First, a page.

Last November, when US President Donald Trump stopped by China on his Asia tour, his Chinese counterpart Xi Jinping suggested that “win-win cooperation is the only right choice and the pathway toward a better future” for the two countries. Ten months on, there isn’t a lot of cooperation going on. And with the latest round of tariffs and counter-tariffs announced this week, it will be a while yet before the dust settles enough to see if either country has done much winning.
For now, markets in both countries have shrugged off the tariffs on $200 billion worth of Chinese imports imposed by Washington and Beijing’s retaliatory 5% and 10% tariffs on $60 billion of American goods. Given that this round of Trump’s tariffs has been gestating for a while, much of the risk was already priced in. Indeed, with both sides going for lower rates than their original threats of slapping a 25% tariff, the ‘it could have been worse’ factor is in play. And with the White House announcing that the tariffs will be kicked up to 25% in January if no deal is struck, uncertainty—markets’ kryptonite—regarding what a volatile Trump might do next has been taken out of the equation. That window of time, along with the caution showed by both administrations in starting with lower rates, has perhaps given investors the hope that a modus vivendi is possible.
How realistic that hope is—at least in the short term—is debatable. The Trump administration is betting on Beijing’s caving under the pressure of the tariffs at a time when domestic demand and capex in China are slowing. It is perhaps being optimistic. As the Financial Times notes, China’s direct exposure to the tariffs is limited to 4% of its gross domestic product. The bulk of this exposure is borne by privately owned companies. China’s private sector is the poor cousin in its economic landscape; its complaints in recent years of the numerous advantages afforded to state-owned enterprises (SOEs) ring true. Thus, if the tariffs further entrench the dominance of Chinese SOEs and incentivize devaluation of the renminbi to keep exports competitive, they will accomplish precisely the opposite of their intended effect.
There is another broader issue at play here as well. Beijing sees the Trump administration’s actions as a version of a containment policy rather than in purely trade terms. It is not wrong. Trade hawks in the Trump administration such as US trade representative Robert Lightizer and policy adviser on trade and manufacturing Peter Navarro perceive China to be an existential economic threat. The “Made in China 2025” initiative—which aims to use industrial policy to create national champions in bleeding edge sectors such as artificial intelligence and autonomous vehicles—is a particularly sore point, for instance. The White House has also broadened the Committee on Foreign Investments in the United States’ remit, allowing it to now examine proposals for minority stakes in startups.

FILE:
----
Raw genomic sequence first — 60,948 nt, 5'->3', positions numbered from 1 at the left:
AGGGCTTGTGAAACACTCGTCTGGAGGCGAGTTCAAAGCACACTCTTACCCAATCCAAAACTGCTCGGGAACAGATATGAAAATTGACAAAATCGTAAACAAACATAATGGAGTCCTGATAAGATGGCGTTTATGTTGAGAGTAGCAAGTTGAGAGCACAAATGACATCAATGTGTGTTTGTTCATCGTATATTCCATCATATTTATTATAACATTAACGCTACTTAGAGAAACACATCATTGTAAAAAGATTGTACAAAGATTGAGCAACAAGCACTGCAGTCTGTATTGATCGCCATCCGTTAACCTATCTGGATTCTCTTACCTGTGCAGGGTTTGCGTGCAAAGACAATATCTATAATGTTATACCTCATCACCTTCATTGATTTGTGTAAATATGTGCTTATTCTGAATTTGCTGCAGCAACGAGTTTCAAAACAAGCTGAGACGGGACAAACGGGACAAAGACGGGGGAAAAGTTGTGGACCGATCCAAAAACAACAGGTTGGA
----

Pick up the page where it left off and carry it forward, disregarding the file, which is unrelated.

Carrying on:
A multi-front economic and technological struggle of this kind will not be resolved with a handful of trade concessions by Beijing. On the other hand, Beijing will not—indeed, cannot—accede to the kind of changes relating to state-support policies and the like that Washington does want.
Many of the Trump administration’s concerns about China’s unfair practices are valid—and for all the tutting, shared by others such as the European Union (EU). But by taking on every perceived trade offender at the same time, it has undermined the potential of the united front Beijing fears. Perhaps it will ease up and take stock if the Republican party has a poor showing in the November elections to the US Congress. Neither US farmers, for whom China is a major market, nor US businesses, which could see their cost of production rise with tariffs on Chinese inputs, are particularly enamoured of the White House’s aggression, after all. Votes and donations matter.
But there is a good chance it won’t play out that way. That means turbulence for global markets. Trade and economic uncertainty will spur investors to continue to flock to the safe haven of the dollar, roiling emerging markets. It will also mean a disruptive reconfiguration of global value chains—and, as China pivots to other markets, the prospect of triggering more protectionism, including in India. More broadly, the Organisation for Economic Cooperation and Development’s Interim Economic Outlook report released yesterday warned that “further rise in trade tensions would have significant adverse effects on global investment, jobs and living standards”, pointing to the fact that global trade growth slowed in the first half of the year, “having adverse effects on confidence and investment plans”.
On Tuesday, Alibaba’s executive chairman Jack Ma warned that the trade war could last two decades. That is a touch hyperbolic. But he also said that it wasn’t a trade war but a broader competition between the two countries. He was correct. And that is reason to worry.
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